Monday, 10 August 2015

Général de Brigade Baron Jacques-Charles Dubois

At Waterloo Dubois commanded the 1st Brigade of the 13th Cavalry Division in  Milhaud's IV Cavalry Corps.  His brigade consisted of the 1st and 4th Regiments of Cuirassiers.  Dubois was a natural choice for inclusion in my flurry of French generals as I painted the 4th Cuirassiers a few years ago, and the 1st Cuirassiers are on my list of things to paint up this year.  Jacques-Charles Dubois (1762-1847) joined the dragoons in 1781 but left the service a few years later.  He rejoined soon after and by 1792 was lieutenant in the 16th Dragoons.  He served in the French Caribbean colony of Sainte-Dominque (modern Hispaniola) and then in the Vendée.  Like most French soldiers of his generation, he fought with Napoleon in Italy and then in the Prussian and Polish campaigns.  He fought at Eylau, as a major in command of the 5th Dragoons' elite company, and so distinguished himself that he earnt the praise of  no less a figure than Murat himself.  In 1807 Dubois transferred to the 7th Cuirassiers as their colonel and was appointed a baron of the empire the following year.  At the battle of Essling he had to assume command of his regiment's division, as all superior officers had been killed or wounded. In February 1813 he was promoted to général de brigade rank, in recognition of his regiment's performance at the crossing of the Berezina.  He seems to have been a brave and inspiring leader.

Milhaud's Corps provided support for D'Erlon's large attack on Wellington's centre.  Dubois' brigade appears to have been involved in the fighting around La Haye Sainte, initially to assist other cuirassiers who had had some success against Hanoverian infantry but have then been counter-attacked by elements of the Household Brigade.  Dubois charged into this melee and may then have also been attached by the Union Brigade as it charged into D'Erlon's infantry.  Apparently during this encounter the coloner of the 1st Cuirassiers had his epaulettes ripped off by a captain of the 1st Light Guards. It is not clear whether Dubois' brigade then took part in the later cavalry attacks on the allied centre or was sent to participate in the defence on Napoleon's right against the advancing Prussians.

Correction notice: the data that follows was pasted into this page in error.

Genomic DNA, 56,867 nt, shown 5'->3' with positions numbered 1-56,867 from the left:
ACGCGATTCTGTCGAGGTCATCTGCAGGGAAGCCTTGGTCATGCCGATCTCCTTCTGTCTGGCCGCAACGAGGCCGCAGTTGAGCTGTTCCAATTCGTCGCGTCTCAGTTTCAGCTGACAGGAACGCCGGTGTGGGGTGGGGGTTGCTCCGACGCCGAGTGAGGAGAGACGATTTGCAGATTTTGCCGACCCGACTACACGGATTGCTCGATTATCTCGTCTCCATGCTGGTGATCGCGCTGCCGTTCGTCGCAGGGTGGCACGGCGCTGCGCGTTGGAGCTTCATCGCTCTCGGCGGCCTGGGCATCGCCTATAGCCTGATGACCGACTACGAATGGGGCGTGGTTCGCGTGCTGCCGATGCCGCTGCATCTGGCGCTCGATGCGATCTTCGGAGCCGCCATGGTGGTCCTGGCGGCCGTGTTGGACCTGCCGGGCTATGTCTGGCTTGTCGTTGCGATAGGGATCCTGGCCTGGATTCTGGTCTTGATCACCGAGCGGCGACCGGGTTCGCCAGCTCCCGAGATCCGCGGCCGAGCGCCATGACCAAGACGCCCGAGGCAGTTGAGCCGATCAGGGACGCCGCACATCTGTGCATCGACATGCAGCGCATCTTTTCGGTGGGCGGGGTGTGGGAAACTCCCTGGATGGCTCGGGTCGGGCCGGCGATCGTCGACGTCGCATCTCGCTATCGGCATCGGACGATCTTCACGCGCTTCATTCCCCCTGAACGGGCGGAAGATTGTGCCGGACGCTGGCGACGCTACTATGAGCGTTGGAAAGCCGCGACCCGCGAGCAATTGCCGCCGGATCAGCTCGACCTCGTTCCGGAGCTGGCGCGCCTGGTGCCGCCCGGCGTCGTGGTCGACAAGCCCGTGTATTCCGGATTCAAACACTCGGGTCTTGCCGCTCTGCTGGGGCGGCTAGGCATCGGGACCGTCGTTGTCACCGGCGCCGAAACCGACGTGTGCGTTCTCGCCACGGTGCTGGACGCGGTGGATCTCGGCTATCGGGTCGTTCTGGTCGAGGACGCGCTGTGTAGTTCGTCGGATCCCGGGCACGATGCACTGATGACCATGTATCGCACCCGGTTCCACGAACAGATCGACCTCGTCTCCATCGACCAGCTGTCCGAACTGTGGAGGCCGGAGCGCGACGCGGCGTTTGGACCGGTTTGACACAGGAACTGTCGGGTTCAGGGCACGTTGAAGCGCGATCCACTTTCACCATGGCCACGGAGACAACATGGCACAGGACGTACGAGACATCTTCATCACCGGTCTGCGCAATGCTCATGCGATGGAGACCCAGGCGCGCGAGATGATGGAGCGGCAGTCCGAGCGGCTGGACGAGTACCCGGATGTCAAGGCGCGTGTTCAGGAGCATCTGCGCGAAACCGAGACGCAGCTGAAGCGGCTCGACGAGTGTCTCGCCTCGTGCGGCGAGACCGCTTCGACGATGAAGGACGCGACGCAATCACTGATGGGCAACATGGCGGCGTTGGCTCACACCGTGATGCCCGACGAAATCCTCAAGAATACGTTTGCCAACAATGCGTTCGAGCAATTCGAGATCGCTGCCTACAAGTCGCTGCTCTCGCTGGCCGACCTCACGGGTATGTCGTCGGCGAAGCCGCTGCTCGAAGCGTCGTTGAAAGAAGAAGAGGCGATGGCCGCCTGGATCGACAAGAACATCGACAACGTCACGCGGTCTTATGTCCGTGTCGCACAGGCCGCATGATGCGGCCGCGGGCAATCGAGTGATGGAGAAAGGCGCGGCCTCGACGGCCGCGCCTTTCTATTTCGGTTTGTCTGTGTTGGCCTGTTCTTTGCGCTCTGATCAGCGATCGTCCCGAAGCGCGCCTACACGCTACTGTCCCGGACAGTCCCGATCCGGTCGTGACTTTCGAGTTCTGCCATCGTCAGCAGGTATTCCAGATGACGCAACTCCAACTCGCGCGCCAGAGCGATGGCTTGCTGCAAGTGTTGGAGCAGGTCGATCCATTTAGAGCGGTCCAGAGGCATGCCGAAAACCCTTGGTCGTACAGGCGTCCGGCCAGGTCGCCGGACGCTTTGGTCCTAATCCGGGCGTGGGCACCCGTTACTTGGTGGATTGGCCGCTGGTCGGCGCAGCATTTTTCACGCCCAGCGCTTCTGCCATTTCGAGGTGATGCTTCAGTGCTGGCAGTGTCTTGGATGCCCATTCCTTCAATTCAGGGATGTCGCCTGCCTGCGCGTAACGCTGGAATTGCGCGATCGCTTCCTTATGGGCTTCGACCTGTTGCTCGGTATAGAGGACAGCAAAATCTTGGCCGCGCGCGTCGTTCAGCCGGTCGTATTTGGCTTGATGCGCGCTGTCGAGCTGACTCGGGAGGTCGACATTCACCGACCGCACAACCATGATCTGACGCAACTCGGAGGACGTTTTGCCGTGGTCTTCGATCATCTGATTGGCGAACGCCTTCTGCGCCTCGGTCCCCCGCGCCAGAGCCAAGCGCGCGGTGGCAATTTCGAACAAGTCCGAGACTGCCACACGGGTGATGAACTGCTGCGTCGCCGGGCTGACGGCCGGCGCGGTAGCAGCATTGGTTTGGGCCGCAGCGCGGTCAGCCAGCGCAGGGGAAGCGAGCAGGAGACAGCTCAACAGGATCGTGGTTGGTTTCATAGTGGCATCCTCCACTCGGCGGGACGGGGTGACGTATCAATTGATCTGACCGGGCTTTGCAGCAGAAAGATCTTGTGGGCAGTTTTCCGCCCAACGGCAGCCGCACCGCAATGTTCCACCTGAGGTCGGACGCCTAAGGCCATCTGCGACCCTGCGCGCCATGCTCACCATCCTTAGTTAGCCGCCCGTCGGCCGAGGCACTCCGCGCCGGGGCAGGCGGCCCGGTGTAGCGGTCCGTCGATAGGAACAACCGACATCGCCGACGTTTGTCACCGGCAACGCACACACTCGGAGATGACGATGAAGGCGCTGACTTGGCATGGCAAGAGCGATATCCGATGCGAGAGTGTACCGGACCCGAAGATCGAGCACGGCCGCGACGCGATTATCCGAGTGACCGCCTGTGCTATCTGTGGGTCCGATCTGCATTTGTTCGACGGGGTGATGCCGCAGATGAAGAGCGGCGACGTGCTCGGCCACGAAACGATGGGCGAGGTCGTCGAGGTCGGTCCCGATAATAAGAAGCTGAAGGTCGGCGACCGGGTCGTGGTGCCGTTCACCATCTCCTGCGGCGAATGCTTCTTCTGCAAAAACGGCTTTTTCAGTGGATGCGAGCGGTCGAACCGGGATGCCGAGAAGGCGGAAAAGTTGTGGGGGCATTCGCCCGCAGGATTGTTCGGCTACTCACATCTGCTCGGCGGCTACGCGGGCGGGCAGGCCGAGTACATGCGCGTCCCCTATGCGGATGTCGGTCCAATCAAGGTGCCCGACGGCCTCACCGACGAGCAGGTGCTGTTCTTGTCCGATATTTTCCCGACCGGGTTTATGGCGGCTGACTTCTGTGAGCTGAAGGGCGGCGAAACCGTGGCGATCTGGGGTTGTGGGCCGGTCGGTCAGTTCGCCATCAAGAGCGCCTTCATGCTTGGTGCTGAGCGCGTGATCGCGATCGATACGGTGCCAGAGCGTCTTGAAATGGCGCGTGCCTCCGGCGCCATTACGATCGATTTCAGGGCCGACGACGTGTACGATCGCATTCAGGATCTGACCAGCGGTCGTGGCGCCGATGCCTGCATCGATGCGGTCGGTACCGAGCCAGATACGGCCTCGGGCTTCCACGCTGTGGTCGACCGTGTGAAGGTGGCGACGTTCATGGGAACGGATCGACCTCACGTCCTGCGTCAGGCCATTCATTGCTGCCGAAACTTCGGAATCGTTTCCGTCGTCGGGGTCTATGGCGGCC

So it seems that we don't know for sure whether Dubois was ordered to charge the allied square with the French cavalry in the late afternoon.  Which is a shame, as the Foundry figure here has a wonderfully angry expression, as if he's saying to his ADC "tell the Général de Division that I'm not throwing my command away by charging British infantry in square".  Maybe instead he's asking the ADC to ensure that the 1st Cuirassiers' colonel finds some new epaulettes.  The ADC, also from Foundry, is painted as a junior officer in the 7th Hussars, following a colour scheme in the Histoire et Collections French hussars book that is slightly different to the standard uniform for the 7th (I couldn't see a way of painting this figure in the more usual dark blue with light blue facings ADC uniform).  I'm assuming that there is no reason why a heavy cavalry general shouldn't have a light cavalry ADC, and the two figures seemed to go together quite well - Dubois is clearly rather agitated about something.

2 figures. Painted June 2015.


Monday, 3 August 2015

Général de Brigade Baron Pierre-Antoine Husson